My school used White-Out on report cards all the time. What was to keep me from doing the same? I neatly covered over the bad grade and changed it to one a little better. Mom signed off on the report card and I changed the grade back when I turned it in.

Oh, the good old days...

But it didn't change anything. The grade was still the same. Unfortunately we can be the same way in our walk with Christ. Someone comes along and speaks truth into our lives that we don't…

Ring the Bell

Angela recently finished radiation treatments, a medical war against breast cancer, a battle she hadn't anticipated this time last year. At the end of agonizing months she was able to ring the bell, signifying victory. She stood strong and proud and rang it. I imagine tears in her eyes for winning the battle, for relief that the treatments were over, and that her pain would ease soon. Facebook friends cheered her on from all over the world.

My daughter chose a wedding gown and was invited to ring the bell.


Ring the bell for shopping?

Welcome to America: 2018 

Where we are rewarded for menial tasks. 
Where we make a much bigger deal out of finding a wedding dress than we should.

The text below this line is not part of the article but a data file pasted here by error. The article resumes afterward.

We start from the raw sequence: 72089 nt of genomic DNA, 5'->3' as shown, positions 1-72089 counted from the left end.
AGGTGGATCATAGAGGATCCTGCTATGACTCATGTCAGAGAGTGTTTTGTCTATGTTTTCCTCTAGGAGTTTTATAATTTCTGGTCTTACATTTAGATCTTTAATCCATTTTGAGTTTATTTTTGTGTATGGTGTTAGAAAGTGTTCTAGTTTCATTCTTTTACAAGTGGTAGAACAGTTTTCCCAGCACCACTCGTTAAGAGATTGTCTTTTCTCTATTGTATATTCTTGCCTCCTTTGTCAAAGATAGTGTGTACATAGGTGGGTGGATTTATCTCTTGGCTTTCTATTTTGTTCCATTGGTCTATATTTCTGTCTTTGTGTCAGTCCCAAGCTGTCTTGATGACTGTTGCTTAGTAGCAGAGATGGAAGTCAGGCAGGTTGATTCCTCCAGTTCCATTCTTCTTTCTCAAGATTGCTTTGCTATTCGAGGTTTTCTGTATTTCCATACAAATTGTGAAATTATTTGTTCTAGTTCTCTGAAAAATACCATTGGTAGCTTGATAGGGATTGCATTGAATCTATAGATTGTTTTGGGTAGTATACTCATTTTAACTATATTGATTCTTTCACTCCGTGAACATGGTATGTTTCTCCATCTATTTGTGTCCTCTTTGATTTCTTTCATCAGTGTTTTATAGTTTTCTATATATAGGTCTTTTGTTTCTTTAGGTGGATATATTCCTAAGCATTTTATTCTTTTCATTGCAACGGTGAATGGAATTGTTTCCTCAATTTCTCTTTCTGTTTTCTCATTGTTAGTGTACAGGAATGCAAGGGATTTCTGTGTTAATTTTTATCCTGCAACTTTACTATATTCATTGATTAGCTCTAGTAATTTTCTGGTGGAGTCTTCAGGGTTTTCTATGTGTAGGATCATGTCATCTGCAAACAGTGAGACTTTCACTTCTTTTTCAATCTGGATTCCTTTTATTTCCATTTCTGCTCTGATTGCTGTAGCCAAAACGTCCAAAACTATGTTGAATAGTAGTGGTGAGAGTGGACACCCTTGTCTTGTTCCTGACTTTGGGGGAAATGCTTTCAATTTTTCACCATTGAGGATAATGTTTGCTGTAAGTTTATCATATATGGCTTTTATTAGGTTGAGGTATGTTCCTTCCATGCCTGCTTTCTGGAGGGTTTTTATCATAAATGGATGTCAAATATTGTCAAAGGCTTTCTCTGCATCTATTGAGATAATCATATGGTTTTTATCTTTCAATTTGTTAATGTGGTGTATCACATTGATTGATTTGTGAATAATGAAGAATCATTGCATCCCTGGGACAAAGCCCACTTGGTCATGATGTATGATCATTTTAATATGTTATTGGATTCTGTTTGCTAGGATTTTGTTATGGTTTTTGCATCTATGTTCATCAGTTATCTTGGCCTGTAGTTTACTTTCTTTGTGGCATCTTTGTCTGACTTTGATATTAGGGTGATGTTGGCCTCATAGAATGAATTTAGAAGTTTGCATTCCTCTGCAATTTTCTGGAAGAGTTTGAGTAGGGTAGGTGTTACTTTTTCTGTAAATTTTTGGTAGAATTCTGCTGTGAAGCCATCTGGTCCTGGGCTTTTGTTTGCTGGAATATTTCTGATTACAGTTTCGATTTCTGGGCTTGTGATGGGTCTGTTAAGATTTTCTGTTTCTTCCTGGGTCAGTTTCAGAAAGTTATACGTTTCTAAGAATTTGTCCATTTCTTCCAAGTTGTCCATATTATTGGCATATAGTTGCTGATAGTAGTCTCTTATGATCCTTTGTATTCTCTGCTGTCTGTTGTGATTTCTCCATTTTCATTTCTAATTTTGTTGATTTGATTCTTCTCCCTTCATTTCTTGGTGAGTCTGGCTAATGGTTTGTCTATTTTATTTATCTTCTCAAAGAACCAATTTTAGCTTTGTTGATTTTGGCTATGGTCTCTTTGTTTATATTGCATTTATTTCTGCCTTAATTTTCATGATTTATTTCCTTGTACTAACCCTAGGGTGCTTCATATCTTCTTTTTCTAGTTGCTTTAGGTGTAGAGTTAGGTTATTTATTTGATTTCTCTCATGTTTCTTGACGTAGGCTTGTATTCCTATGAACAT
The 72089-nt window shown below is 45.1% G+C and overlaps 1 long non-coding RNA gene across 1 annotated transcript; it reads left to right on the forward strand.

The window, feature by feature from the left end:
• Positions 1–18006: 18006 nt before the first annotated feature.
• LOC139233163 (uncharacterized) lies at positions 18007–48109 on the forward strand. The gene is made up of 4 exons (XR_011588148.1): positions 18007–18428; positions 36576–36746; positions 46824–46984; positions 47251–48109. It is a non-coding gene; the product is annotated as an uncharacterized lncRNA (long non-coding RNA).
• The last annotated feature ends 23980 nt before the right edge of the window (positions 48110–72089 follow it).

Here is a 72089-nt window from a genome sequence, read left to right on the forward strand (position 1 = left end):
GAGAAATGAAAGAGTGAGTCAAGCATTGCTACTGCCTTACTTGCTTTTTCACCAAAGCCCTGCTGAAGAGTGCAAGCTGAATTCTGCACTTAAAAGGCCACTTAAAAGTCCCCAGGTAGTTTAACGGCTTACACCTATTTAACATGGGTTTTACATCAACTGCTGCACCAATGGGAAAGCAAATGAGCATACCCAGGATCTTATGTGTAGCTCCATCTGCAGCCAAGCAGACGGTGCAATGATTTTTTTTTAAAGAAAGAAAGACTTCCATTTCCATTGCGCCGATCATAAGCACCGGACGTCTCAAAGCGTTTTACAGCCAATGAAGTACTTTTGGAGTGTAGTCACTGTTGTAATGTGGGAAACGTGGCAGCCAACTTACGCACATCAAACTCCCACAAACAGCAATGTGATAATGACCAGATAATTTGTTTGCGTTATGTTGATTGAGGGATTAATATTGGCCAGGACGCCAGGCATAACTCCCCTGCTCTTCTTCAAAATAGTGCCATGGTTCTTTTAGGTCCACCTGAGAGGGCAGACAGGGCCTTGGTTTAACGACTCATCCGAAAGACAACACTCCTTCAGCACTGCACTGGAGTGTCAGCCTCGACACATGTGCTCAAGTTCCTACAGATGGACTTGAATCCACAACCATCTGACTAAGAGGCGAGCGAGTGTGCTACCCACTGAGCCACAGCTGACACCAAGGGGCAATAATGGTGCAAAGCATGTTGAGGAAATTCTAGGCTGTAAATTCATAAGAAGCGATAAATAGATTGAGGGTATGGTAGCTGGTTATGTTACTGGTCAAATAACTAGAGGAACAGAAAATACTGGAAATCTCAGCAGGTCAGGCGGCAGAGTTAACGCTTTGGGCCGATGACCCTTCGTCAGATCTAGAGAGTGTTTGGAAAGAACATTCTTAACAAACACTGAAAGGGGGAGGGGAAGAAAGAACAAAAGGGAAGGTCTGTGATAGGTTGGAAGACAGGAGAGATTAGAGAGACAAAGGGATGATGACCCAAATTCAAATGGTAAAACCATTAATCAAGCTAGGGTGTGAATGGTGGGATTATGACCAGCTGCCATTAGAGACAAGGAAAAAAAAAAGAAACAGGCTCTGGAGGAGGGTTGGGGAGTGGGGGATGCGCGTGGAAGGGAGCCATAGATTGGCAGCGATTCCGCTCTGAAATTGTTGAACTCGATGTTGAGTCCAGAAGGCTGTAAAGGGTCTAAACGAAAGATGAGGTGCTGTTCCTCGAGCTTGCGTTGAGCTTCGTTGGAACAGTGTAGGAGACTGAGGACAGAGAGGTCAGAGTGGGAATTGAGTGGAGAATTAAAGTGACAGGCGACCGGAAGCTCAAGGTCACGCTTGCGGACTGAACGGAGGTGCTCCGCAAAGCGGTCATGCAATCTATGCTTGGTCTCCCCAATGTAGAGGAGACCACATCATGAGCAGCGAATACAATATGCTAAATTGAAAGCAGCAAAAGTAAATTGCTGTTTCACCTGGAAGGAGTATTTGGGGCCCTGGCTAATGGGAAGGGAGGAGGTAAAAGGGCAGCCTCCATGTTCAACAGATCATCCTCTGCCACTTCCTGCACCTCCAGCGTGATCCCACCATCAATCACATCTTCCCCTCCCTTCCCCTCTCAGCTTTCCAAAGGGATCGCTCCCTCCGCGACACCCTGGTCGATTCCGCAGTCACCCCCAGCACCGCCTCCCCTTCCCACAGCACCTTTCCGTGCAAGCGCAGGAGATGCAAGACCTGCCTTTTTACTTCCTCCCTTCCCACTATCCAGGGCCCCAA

Where we have to make everyone feel important about everything.

Honestly, I was embarrassed when the salesgirl asked my daughter if she wanted to ring the bell. Yes, she found a dress to be married in. To wear for about four hours. It took forty-five minutes for the decision to be made. It wasn't …

Who Can I Trust?

"My daughter is getting proposed to tonight," I told Alexis, a friend I hadn't seen in a while. I knew she'd be happy to hear the news, "But don't tell anyone, keep it between us." She promised not to say a word.

Later that day I made a few calls and invited some people over for an impromptu engagement party, complete with cake and confetti.

"You should stop by tonight at about nine o' clock," I told Trisha, without revealing the reason for the invitation.

"Because your daughter is getting engaged tonight?" she asked.

I almost dropped the cake on the floor when I realized our mutual friend had broken the news to Trisha.

Okay, I almost threw the cake when I realized it.

A promise of, "I won't tell anyone," was record-breaking short lived. My heart dropped and I silently vowed to never tell this friend anything again. 

My list of those I can trust seems to grow shorter each day.

If Alexis couldn't be trusted with this new…